A Mother's Intuition

From Chicken Soup for the Soul: Power Moms
By Lynne Spears

The intuitive mind is a sacred gift...
~Albert Einstein

When I look back on my life as a mother, I know that one of my biggest lessons learned (finally), was that I should always trust my instincts, because my gut consistently told the truth. Sometimes, I found this out in hindsight, after I had ignored the little red flags waving on my mama radar.
When Britney was about eight, we got talked into doing a "Little Miss Something" pageant, because this one supposedly stressed talent over beauty. Britney was begging me to do it, and part of me thought, well, what's the harm if this truly is a talent competition? The other part of me knew I was rationalizing because it just didn't feel right. The truth is, I never wanted her near one of those beauty pageants for little girls, because they were set up in a way that seemed so unfair to some children.
While a young girl could work hard to make her leap higher or her steps more precise, there was nothing much she could do to improve the countenance God gave her.
The pageant lived up to my fears, and then some. The mothers were appalling backstage, fussing over their daughters and backstabbing the other contestants. I was repulsed by the whole thing. Of course, since we were completely green about the pageant system, I put her in the wrong dress (it didn't even fit properly) and the wrong kind of socks. Britney ended up placing near the bottom, and the poor little thing was in tears.
I should have known better, and in fact, I did know better. I wanted Britney to feel good about herself because of who she was and how she treated people, not because some silly pageant told her she was or was not pretty enough. I had failed to trust my gut. It's our job as moms to act on that sixth sense we have, the one that tells us something is not as it seems; when I ignored it the result was tears and a very unpleasant day.
But on another occasion, when the stakes were much higher, I followed my instincts, and I thank God to this day that I did.
My oldest child, Bryan, had chronic asthma from the time he was a baby until he was nine years old. The members of the Spears family were regulars at the McComb, Mississippi hospital and children's clinic; we knew everyone in pediatrics on a first name basis and even spent one Christmas in the hospital with a sick little Bryan.
One incident will stick with me forever as an example of the power of a mother's inner knowledge when it comes to her children.
Britney was only two weeks old, and Bryan was having one of his asthma episodes; he was congested and his breath was a bit labored. I took my little boy, then just four, to the children's clinic, where a doctor diagnosed him with bronchitis and asthma once again and prescribed the usual medication.
Bryan was a very active boy, and usually, the asthma medicine would accelerate this in him, not the other way around. This time, though, he seemed very sluggish, and around bedtime I noticed him hanging his head off my bed, something he would do when he couldn't get enough breath.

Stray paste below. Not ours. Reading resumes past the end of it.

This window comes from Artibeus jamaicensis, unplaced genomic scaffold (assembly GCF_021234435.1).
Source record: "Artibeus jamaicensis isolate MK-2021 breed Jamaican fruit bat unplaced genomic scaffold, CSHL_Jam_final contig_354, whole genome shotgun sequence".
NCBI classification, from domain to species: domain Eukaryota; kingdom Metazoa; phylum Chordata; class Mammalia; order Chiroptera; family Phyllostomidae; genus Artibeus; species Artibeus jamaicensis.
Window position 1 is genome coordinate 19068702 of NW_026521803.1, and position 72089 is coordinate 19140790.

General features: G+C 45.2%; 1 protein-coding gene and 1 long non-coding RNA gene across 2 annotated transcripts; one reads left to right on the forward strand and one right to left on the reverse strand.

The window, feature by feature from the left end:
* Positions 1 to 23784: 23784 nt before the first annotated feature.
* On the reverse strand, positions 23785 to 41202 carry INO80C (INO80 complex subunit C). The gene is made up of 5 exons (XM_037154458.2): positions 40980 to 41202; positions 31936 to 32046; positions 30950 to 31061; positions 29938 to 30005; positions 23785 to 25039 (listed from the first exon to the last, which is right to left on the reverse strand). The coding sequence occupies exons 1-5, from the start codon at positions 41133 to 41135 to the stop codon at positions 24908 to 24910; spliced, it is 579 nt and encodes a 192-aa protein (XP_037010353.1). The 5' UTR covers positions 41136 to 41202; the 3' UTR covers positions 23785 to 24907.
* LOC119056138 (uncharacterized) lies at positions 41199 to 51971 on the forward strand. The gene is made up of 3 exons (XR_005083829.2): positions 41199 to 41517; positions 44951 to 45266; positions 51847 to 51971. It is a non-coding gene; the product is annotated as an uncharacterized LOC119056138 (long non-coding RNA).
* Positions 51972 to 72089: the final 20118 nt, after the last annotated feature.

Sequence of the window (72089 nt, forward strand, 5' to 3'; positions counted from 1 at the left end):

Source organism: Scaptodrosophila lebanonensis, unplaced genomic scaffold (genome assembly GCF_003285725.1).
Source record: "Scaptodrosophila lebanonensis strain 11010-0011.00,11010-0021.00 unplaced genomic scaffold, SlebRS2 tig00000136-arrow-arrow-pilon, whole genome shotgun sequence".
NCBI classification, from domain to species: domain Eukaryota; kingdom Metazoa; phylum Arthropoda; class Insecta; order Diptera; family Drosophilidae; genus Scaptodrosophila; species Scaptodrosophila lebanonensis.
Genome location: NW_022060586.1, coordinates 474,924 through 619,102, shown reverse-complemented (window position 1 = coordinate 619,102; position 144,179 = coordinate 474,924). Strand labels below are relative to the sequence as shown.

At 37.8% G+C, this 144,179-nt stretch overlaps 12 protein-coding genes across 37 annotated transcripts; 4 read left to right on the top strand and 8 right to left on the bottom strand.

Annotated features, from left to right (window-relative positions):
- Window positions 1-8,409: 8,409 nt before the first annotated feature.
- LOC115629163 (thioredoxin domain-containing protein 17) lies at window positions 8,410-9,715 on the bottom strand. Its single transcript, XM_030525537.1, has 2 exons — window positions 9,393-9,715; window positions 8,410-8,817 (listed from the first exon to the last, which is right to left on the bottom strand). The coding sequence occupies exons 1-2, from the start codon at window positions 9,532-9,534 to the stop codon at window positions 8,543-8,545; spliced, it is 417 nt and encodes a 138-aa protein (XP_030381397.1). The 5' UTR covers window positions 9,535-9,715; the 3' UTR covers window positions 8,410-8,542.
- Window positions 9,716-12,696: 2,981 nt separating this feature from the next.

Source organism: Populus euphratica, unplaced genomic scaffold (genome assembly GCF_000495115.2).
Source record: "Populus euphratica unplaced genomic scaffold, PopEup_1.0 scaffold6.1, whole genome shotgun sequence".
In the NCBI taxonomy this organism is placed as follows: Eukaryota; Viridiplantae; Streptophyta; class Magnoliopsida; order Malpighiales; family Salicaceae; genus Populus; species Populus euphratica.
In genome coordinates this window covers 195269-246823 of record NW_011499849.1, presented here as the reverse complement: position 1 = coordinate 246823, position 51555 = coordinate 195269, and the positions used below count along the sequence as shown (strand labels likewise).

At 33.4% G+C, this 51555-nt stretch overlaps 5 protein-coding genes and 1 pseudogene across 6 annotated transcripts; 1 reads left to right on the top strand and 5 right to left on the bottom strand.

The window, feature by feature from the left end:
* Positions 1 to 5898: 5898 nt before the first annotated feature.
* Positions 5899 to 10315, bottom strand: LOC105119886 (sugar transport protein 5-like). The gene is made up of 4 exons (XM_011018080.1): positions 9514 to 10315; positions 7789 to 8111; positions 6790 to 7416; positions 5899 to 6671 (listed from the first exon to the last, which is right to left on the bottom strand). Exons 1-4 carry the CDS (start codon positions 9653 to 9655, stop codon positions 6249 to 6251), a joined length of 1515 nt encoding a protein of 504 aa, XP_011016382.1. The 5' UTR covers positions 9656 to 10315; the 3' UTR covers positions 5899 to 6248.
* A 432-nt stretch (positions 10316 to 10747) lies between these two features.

I took one look at him and knew this episode was much more serious than the others that had preceded it. My antennae shot up. His breathing was loud and gasping, and his skin color had turned from a healthy pink to an alarming, mottled white with a bluish tinge. I called his daddy, Jamie, into the room and he was also very concerned about Bryan's lack of color. As I cradled him in my arms, I called the doctor in a panic. He was quite calm, instructing me to give him more of the inhalant and wait for the medicine to take effect, which we did three times in the next thirty minutes. Surely the doctor knew what he was talking about, right? Inwardly, I battled between trusting a seasoned physician and believing my own gut, which was telling me Bryan was in big trouble.
I called the doctor again, insisting Bryan needed to be brought in despite his assurances that the medicine would work soon. He finally agreed to meet us at the hospital, where Jamie, Bryan and I rushed as soon as Jamie's aunt had come over to care for baby Britney.
Throughout the night, the doctor worked on Bryan, trying to get him to breathe properly. At one point, he even thought he might have to do a tracheotomy to open his breathing passages. Finally, after many tortuous hours and various medicines and procedures, the doctor administered some kind of steroid, and it worked--Bryan began breathing regularly, much to our enormous relief. (Steroid use for treating pediatric asthma was relatively new at the time.)
The next morning, the doctor told me how dire the situation had been for Bryan. He was so glad I had insisted on bringing my son in to the hospital, because Bryan would not have made it through the night without medical assistance.
In that life or death situation, my mother's instinct kicked into high gear and a tragedy was averted. What I learned that night was to pay attention to those strong impulses (it was the more subtle clues that I sometimes failed to heed). My three children are grown now and out of the house, but I still try and listen to those gut feelings, big and small, when it comes to them. I know better than most the very real power of a mother's intuition.

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